Study reveals 13 Alabama locations at risk of becoming ‘ghost towns’ by 2100

According to a recent study, Oak Hill, a small town that was incorporated in Wilcox County in 1938, is projected to experience a population decline of nine residents by the year 2100.

The study’s findings suggest that Oak Hill, with its current population of 15, will experience a significant decline over the next 80 years, losing 60% of its residents. This projection highlights the profound impact that demographic changes can have on small towns like Oak Hill.

Oak Hill is not the only one facing this issue.

Experts at the University of Chicago-Illinois have compiled a study that predicts around 40 locations in Alabama will experience significant population decline.

Scientific American was the first to report on the study and the potential for these places to become virtual “ghost towns.”

According to the study, each of these cities, towns, or Census-designated places (CDP) is projected to have populations of less than 100 by the year 2100.

Thirteen out of the total forty regions are projected to experience a decline of fifty percent or more in their population.

    • Bakerhill: -61.8% to population of 81
    • Beatrice: -53.1% to 96
    • Belk: -54.6% to 85
    • Daviston: -60% to 70
    • Dayton: -53.6% to 13
    • Fitzpatrick: -58.2% to 33
    • Hissop: -64.3% to 75
    • Kellyton: -62.3% to 49
    • Myrtlewood: -56.3% to 31
    • Nanafalia: -52.6% to 36
    • Oak Hill: -53.3% to 6
    • Peterman: -58% to 37
    • Pine Apple: -62.5% to 54

By 2100, it is anticipated that an additional nine small towns in Alabama will experience a decline in population of at least 40%.

The populations of several other cities in Alabama are expected to undergo significant changes:

    • Anniston: 47% decline to 11,492
    • Bessemer: 25% decline to 19,765
    • Dothan: 38.8% growth to 99,211
    • Eufaula: 61.5% decline to 4,982
    • Gadsden: 28.9% decline to 24,274
    • Hoover: 32.7% growth to 123,588
    • Madison: 69.1% growth to 96,818
    • Northport: 56.5% growth to 49,017
    • Opelika: 42.5% growth to 44,448
    • Pelham: 49.6% growth to 36,598
    • Phenix City: 80.7% growth to 70,570
    • Prattville: 32.9% growth to 50,481
    • Selma: 56.8% decline to 7,809
    • Spanish Fort: 40.1% growth to 14,160
    • Sylacauga: 25.7% decline to 9,400
    • Troy: 34.6% growth to 42,007
    • Tuskegee: 20.1% decline to 7,547
    • Valley: 61.1% growth to 17,057
    • Vestavia Hills: 39.8% growth to 54,986
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Over the next eight decades, the four largest cities in Alabama are anticipated to experience significant population growth.

According to projections, Huntsville is anticipated to experience a significant increase of 45% in its population, reaching a total of 313,642 residents. Mobile is expected to closely follow with a projected growth rate of 44.9%, bringing its population up to 272,526.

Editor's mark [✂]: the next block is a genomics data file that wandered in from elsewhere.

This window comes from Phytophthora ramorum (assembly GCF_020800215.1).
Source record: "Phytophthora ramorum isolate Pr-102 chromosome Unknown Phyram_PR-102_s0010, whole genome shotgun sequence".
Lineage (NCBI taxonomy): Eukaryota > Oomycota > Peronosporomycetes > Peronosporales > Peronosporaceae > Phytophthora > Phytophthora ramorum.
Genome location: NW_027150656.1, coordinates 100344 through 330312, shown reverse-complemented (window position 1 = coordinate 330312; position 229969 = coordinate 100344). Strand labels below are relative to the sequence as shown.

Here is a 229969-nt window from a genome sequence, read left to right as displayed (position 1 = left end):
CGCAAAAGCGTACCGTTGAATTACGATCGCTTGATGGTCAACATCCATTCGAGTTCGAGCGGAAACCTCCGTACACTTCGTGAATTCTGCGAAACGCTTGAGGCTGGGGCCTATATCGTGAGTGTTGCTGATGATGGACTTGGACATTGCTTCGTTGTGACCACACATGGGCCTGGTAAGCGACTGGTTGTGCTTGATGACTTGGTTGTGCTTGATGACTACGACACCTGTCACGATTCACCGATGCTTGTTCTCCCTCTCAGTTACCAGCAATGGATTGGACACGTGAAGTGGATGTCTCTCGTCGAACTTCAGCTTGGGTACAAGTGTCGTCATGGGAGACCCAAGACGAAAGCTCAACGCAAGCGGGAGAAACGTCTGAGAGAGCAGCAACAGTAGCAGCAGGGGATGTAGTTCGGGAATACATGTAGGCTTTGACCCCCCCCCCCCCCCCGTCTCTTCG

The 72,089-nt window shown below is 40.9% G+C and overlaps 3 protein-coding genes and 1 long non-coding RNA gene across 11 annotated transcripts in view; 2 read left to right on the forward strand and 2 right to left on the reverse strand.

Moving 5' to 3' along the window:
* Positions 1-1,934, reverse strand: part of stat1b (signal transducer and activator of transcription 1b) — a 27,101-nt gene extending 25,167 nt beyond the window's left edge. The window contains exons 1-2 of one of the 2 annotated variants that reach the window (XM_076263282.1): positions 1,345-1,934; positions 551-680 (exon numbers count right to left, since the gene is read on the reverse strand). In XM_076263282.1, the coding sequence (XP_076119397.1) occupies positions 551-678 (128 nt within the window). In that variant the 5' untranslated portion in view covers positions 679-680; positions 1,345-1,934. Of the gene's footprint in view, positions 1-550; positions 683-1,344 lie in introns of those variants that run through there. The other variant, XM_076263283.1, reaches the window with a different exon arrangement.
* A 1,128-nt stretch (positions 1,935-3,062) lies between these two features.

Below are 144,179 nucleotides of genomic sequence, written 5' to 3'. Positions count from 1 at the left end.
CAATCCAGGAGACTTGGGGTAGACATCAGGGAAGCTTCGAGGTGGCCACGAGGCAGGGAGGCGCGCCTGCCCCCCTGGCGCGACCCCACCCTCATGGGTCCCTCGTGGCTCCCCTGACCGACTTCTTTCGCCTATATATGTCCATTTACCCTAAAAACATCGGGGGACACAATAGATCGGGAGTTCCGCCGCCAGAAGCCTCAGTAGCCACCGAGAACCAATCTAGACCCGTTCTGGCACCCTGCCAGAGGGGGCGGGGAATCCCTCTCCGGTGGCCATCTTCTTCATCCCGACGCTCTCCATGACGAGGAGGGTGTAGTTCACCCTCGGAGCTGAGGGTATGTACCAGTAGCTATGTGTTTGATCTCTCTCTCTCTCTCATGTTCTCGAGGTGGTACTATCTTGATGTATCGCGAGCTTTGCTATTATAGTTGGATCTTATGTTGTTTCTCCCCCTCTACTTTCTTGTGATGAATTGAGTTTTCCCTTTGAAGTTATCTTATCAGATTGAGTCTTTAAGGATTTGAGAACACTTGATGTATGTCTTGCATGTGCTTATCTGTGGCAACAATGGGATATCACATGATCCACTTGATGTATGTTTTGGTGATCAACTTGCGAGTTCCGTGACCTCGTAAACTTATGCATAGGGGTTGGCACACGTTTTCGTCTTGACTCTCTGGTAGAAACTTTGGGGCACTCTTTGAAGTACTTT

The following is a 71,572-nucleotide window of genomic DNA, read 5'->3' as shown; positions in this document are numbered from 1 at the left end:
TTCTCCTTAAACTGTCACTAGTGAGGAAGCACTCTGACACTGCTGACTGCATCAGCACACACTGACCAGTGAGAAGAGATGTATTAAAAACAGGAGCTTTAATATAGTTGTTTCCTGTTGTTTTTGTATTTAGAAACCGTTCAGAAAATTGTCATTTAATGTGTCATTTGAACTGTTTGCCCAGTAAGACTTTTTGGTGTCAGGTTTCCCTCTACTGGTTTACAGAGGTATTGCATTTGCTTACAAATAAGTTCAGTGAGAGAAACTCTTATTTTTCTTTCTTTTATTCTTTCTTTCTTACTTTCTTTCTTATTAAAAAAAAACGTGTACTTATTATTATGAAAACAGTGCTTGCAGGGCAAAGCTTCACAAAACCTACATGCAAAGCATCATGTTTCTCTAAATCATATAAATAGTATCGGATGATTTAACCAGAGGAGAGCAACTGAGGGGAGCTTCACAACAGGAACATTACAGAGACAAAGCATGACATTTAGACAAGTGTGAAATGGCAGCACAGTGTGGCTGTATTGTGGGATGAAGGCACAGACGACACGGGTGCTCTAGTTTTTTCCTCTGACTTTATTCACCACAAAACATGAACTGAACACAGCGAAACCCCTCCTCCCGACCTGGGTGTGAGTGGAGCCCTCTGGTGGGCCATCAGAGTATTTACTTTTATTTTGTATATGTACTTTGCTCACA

Birmingham is expected to experience a significant population growth of 19.8%, reaching a total of 241,816 residents. Similarly, Montgomery’s population is projected to increase by 19.2%, reaching a total of 240,574 residents.

Nick Saban’s retirement is not expected to have a negative impact on Tuscaloosa. In fact, the city is projected to experience a significant growth of 59.8%, resulting in a total population of 160,141.

The researchers analyzed population data collected by the U.S. Census Bureau between 2000 and 2020 to understand the current trends in population.

After conducting their analysis, the researchers proceeded to input these projections into five potential future scenarios, each representing a distinct level of climate change impact.

In presenting their findings, the authors utilized the middle-of-the-road scenario. They also took into account factors such as income level, vehicle ownership, and the urban nature of a town.

The study analyzed a total of 593 cities, towns, and CDPs in Alabama.

In southern Alabama, four cities in Baldwin County are expected to experience significant population growth.

Foley’s population is projected to experience a significant surge of 81.2%, reaching a total of 37,043 residents. Similarly, Fairhope is expected to grow by 80% and reach a population of 40,684. Gulf Shores, on the other hand, is projected to see a 74.6% increase, bringing its population to 26,370. Orange Beach is also expected to grow by 68.7%, reaching a total of 13,744 residents.

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By 2100, the combined population of those four cities is projected to account for 50% of Baldwin County’s current population of 239,294.

According to the study, there are approximately 15,000 locations in the United States that are projected to experience a substantial decline in population by the year 2100.

Severe population growth and decline each pose unique challenges, as noted by the study’s authors.

The authors expressed concern about the significant decrease in population and its potential consequences. They highlighted the possibility of facing unprecedented challenges, which could result in disruptions to essential services such as transportation, access to clean water, electricity, and internet connectivity.

As the population continues to grow, resource-intensive suburban and periurban cities are expected to experience an increase in demand for resources. This could have a detrimental impact on depopulating areas, as their access to these valuable resources may be further diminished, exacerbating the challenges they already face.

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